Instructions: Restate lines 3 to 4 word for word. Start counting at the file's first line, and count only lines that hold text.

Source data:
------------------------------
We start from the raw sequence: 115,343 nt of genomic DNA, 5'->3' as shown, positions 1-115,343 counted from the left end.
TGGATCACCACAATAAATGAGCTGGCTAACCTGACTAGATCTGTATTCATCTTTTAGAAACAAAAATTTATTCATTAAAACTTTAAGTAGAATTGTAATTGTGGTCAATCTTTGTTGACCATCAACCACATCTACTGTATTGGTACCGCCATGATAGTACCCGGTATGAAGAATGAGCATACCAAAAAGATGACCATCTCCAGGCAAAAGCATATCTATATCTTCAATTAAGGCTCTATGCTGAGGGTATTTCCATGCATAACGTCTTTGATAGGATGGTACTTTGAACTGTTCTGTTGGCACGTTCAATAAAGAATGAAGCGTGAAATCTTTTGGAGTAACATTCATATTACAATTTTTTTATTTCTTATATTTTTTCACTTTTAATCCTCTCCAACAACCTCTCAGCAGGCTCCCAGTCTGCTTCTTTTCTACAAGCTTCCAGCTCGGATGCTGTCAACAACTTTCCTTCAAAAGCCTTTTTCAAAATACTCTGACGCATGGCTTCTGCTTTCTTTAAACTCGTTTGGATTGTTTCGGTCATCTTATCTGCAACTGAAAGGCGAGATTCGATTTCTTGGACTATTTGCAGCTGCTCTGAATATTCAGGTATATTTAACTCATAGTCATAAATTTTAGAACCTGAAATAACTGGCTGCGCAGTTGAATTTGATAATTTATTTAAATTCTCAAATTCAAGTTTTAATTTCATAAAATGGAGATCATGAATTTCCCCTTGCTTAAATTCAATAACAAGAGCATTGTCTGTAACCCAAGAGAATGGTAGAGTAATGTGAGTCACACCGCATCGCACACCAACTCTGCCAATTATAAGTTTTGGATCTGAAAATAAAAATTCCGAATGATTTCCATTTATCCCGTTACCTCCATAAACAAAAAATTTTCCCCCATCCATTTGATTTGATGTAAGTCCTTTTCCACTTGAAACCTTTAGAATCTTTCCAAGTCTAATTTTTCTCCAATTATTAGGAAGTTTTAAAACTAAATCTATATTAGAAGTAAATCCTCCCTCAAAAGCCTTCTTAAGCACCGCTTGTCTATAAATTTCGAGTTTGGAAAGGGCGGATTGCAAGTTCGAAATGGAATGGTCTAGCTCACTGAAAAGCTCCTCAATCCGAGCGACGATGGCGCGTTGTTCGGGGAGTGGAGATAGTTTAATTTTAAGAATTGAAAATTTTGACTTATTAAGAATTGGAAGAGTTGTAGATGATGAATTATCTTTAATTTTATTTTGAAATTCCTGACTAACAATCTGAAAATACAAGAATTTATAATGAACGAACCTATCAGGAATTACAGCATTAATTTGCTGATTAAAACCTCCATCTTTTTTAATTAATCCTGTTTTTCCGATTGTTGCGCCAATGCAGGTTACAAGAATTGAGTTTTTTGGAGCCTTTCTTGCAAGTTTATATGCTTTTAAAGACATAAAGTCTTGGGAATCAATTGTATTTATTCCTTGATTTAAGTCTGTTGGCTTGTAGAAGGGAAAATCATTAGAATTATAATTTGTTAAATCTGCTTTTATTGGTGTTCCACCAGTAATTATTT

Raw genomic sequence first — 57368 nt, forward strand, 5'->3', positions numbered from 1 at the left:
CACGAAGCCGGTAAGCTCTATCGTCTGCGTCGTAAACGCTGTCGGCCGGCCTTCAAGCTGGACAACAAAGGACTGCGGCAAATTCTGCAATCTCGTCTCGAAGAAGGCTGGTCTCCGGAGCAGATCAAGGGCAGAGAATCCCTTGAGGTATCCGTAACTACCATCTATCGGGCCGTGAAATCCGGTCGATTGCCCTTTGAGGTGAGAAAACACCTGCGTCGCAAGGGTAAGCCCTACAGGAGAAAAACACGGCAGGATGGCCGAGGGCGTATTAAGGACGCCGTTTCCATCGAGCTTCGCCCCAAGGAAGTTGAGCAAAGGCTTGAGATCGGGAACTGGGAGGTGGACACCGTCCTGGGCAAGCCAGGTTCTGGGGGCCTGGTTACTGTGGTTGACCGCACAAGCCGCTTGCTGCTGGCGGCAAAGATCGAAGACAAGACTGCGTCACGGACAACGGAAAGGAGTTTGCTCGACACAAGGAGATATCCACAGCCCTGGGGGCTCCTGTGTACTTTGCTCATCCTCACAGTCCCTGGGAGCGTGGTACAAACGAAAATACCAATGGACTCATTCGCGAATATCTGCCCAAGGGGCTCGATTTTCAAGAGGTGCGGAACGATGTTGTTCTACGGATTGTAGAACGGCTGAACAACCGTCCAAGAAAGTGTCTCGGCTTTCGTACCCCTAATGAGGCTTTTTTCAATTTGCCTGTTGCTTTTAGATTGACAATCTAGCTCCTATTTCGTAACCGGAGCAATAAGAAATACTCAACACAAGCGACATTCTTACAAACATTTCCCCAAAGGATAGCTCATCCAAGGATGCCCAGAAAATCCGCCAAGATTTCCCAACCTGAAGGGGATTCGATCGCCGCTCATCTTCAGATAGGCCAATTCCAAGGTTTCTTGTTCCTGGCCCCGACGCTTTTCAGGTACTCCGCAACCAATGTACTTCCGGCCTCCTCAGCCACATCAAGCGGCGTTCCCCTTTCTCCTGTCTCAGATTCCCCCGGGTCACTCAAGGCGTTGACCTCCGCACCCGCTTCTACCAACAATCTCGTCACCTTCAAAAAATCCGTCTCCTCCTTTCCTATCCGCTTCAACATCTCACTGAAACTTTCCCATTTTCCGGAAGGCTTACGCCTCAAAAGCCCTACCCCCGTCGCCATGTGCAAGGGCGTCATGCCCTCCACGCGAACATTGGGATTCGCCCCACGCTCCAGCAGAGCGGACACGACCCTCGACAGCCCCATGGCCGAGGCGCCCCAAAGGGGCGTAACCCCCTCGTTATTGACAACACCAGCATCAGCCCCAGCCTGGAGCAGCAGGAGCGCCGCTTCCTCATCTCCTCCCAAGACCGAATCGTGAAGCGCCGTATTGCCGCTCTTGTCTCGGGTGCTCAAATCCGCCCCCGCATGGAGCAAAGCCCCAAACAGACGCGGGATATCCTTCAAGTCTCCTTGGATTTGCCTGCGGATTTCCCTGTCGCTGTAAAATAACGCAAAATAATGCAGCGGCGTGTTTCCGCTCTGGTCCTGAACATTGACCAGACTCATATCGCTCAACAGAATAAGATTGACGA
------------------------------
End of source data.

Raw genomic sequence first — 57368 nt, forward strand, 5'->3', positions numbered from 1 at the left:
CACGAAGCCGGTAAGCTCTATCGTCTGCGTCGTAAACGCTGTCGGCCGGCCTTCAAGCTGGACAACAAAGGACTGCGGCAAATTCTGCAATCTCGTCTCGAAGAAGGCTGGTCTCCGGAGCAGATCAAGGGCAGAGAATCCCTTGAGGTATCCGTAACTACCATCTATCGGGCCGTGAAATCCGGTCGATTGCCCTTTGAGGTGAGAAAACACCTGCGTCGCAAGGGTAAGCCCTACAGGAGAAAAACACGGCAGGATGGCCGAGGGCGTATTAAGGACGCCGTTTCCATCGAGCTTCGCCCCAAGGAAGTTGAGCAAAGGCTTGAGATCGGGAACTGGGAGGTGGACACCGTCCTGGGCAAGCCAGGTTCTGGGGGCCTGGTTACTGTGGTTGACCGCACAAGCCGCTTGCTGCTGGCGGCAAAGATCGAAGACAAGACTGCGTCACGGACAACGGAAAGGAGTTTGCTCGACACAAGGAGATATCCACAGCCCTGGGGGCTCCTGTGTACTTTGCTCATCCTCACAGTCCCTGGGAGCGTGGTACAAACGAAAATACCAATGGACTCATTCGCGAATATCTGCCCAAGGGGCTCGATTTTCAAGAGGTGCGGAACGATGTTGTTCTACGGATTGTAGAACGGCTGAACAACCGTCCAAGAAAGTGTCTCGGCTTTCGTACCCCTAATGAGGCTTTTTTCAATTTGCCTGTTGCTTTTAGATTGACAATCTAGCTCCTATTTCGTAACCGGAGCAATAAGAAATACTCAACACAAGCGACATTCTTACAAACATTTCCCCAAAGGATAGCTCATCCAAGGATGCCCAGAAAATCCGCCAAGATTTCCCAACCTGAAGGGGATTCGATCGCCGCTCATCTTCAGATAGGCCAATTCCAAGGTTTCTTGTTCCTGGCCCCGACGCTTTTCAGGTACTCCGCAACCAATGTACTTCCGGCCTCCTCAGCCACATCAAGCGGCGTTCCCCTTTCTCCTGTCTCAGATTCCCCCGGGTCACTCAAGGCGTTGACCTCCGCACCCGCTTCTACCAACAATCTCGTCACCTTCAAAAAATCCGTCTCCTCCTTTCCTATCCGCTTCAACATCTCACTGAAACTTTCCCATTTTCCGGAAGGCTTACGCCTCAAAAGCCCTACCCCCGTCGCCATGTGCAAGGGCGTCATGCCCTCCACGCGAACATTGGGATTCGCCCCACGCTCCAGCAGAGCGGACACGACCCTCGACAGCCCCATGGCCGAGGCGCCCCAAAGGGGCGTAACCCCCTCGTTATTGACAACACCAGCATCAGCCCCAGCCTGGAGCAGCAGGAGCGCCGCTTCCTCATCTCCTCCCAAGACCGAATCGTGAAGCGCCGTATTGCCGCTCTTGTCTCGGGTGCTCAAATCCGCCCCCGCATGGAGCAAAGCCCCAAACAGACGCGGGATATCCTTCAAGTCTCCTTGGATTTGCCTGCGGATTTCCCTGTCGCTGTAAAATAACGCAAAATAATGCAGCGGCGTGTTTCCGCTCTGGTCCTGAACATTGACCAGACTCATATCGCTCAACAGAATAAGATTGACGA